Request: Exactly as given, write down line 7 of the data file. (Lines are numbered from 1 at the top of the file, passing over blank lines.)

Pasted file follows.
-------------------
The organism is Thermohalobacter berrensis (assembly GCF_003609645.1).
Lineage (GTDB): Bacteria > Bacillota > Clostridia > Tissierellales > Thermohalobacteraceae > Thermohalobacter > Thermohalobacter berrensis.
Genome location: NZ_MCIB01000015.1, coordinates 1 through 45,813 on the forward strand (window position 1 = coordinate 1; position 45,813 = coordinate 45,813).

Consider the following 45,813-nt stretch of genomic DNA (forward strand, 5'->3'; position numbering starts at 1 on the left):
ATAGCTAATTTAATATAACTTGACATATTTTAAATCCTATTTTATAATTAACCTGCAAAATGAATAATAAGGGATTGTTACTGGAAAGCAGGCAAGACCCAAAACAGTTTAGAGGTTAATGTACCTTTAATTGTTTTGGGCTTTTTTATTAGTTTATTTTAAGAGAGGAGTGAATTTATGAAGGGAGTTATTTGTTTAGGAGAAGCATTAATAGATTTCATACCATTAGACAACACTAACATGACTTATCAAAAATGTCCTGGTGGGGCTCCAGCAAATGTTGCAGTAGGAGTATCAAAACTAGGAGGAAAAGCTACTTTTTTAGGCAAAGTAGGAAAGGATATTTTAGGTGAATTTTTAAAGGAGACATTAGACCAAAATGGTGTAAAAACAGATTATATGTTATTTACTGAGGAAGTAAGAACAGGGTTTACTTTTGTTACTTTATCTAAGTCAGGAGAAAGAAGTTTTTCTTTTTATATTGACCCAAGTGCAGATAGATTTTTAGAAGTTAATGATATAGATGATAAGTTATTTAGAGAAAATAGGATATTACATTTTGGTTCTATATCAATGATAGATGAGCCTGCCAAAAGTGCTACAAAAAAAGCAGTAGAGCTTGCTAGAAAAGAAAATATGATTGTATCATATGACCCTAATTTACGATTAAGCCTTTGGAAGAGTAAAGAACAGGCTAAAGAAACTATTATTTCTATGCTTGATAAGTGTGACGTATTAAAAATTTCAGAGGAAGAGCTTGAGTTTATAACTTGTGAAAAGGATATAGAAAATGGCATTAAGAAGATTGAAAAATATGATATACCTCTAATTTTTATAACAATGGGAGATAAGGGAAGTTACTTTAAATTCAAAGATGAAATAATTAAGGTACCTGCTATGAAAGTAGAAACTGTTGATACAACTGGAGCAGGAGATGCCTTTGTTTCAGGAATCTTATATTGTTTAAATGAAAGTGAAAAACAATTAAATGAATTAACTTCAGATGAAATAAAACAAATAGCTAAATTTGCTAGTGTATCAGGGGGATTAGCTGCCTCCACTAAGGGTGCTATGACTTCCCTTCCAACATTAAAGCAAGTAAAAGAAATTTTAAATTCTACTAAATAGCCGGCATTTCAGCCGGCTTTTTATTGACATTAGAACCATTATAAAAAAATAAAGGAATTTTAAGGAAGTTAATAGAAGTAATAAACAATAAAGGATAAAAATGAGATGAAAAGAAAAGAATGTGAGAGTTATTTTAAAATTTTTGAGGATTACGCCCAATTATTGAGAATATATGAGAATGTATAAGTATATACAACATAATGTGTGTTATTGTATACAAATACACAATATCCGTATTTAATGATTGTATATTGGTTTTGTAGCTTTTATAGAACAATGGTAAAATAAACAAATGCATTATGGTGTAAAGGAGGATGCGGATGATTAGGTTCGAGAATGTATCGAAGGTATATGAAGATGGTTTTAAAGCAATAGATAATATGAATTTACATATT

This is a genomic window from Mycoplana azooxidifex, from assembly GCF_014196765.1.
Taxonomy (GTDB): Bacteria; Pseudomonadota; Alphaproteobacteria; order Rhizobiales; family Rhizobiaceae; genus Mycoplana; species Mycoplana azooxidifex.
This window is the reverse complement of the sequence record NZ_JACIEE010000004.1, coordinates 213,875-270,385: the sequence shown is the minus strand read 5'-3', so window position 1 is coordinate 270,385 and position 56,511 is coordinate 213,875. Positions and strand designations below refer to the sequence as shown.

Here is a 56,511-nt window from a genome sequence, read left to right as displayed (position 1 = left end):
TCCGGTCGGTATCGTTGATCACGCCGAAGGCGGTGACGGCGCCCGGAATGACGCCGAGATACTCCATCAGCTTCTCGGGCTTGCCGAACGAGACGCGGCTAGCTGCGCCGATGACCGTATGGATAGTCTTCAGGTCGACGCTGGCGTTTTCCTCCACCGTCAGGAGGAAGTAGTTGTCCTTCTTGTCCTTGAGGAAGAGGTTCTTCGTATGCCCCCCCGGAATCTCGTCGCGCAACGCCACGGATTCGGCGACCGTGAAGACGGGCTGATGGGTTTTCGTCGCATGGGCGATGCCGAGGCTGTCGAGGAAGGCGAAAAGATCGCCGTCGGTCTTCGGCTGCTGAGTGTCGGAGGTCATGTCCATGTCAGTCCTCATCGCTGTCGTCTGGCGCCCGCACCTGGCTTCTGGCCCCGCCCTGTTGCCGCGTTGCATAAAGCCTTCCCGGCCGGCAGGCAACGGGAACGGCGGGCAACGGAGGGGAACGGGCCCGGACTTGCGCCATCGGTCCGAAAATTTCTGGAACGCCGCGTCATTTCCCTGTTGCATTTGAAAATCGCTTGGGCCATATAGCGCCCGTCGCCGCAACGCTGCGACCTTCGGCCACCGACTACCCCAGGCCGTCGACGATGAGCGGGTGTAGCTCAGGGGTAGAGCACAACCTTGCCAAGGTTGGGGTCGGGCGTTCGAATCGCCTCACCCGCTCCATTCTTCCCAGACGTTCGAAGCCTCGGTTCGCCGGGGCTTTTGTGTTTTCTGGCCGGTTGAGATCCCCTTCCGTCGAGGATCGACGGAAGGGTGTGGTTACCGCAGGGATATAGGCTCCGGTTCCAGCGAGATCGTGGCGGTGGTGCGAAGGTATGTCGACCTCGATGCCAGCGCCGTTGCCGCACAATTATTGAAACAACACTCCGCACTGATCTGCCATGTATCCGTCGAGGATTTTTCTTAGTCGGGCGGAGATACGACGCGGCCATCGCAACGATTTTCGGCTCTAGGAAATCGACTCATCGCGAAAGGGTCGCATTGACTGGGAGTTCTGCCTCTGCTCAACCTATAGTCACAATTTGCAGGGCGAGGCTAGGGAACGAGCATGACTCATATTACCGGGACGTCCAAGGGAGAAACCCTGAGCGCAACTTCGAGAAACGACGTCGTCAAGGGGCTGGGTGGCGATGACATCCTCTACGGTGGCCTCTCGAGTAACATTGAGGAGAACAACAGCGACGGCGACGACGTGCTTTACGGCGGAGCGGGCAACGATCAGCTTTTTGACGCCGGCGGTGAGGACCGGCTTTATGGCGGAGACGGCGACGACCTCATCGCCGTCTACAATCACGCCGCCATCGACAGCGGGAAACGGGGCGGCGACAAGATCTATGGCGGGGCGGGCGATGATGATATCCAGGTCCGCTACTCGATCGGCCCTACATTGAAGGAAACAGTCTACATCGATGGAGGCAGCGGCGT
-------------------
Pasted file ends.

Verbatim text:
Taxonomy (GTDB): Bacteria; Pseudomonadota; Alphaproteobacteria; order Rhizobiales; family Rhizobiaceae; genus Mycoplana; species Mycoplana azooxidifex.